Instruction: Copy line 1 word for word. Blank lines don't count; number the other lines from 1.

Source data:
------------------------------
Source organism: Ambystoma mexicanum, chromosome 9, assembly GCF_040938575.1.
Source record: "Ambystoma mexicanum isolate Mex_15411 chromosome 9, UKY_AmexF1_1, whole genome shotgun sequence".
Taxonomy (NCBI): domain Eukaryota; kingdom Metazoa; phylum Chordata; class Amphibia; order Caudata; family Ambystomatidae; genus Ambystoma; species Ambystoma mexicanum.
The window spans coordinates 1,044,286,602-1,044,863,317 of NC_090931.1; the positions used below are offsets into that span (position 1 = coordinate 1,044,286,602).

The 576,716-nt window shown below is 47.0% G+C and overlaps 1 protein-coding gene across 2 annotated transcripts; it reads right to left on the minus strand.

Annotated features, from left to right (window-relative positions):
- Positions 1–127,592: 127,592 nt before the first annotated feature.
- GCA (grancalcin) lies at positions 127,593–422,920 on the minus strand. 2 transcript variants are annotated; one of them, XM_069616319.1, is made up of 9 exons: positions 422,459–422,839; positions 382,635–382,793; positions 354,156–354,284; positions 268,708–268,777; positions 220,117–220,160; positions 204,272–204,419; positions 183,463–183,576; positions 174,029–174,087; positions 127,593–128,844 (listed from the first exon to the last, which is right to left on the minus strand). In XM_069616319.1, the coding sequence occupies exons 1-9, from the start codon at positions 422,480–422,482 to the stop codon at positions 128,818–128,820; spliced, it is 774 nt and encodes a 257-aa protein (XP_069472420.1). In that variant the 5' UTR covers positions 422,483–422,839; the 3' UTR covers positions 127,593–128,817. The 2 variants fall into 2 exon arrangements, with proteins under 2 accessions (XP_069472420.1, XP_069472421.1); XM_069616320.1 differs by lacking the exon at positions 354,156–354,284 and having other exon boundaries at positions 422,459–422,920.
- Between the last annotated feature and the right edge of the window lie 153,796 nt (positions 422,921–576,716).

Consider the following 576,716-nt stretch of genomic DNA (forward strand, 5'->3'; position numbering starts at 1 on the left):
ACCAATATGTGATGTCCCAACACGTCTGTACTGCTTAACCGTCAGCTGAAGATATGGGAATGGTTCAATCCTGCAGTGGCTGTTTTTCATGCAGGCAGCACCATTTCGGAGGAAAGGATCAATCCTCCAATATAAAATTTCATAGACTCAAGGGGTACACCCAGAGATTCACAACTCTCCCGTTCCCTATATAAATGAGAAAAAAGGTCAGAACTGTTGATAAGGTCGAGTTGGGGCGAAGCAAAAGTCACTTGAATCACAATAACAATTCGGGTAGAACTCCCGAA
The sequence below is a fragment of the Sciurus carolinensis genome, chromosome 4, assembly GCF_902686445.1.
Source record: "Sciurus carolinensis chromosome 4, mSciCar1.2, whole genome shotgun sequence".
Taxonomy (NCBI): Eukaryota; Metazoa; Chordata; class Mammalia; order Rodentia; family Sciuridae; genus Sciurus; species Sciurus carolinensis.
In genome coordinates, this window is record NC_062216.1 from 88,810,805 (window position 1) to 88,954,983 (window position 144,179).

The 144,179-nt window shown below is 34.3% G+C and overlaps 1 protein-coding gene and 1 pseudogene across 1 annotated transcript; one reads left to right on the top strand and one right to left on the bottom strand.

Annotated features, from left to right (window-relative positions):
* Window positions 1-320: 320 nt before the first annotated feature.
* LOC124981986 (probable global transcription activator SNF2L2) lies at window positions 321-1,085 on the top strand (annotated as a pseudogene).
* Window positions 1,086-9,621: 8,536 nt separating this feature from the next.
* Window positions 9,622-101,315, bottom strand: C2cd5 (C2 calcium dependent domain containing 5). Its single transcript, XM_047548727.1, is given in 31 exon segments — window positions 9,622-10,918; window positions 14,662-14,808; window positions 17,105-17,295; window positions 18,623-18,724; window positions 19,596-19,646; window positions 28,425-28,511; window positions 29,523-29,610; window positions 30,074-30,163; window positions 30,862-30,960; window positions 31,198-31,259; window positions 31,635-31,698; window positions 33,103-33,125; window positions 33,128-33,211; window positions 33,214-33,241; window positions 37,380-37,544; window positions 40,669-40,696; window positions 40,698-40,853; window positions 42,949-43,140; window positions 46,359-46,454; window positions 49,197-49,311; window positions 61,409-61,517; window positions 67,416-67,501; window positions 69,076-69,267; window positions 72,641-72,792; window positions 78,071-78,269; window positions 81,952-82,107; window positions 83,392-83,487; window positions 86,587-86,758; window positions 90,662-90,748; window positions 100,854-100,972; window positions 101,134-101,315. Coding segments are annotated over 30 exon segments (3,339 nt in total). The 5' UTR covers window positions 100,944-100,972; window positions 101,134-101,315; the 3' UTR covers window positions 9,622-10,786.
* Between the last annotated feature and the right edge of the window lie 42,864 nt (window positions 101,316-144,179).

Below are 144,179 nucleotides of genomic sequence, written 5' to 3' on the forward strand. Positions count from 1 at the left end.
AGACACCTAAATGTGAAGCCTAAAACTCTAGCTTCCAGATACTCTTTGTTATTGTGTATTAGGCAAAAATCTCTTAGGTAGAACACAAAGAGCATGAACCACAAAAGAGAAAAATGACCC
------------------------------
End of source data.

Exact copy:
Source organism: Ambystoma mexicanum, chromosome 9, assembly GCF_040938575.1.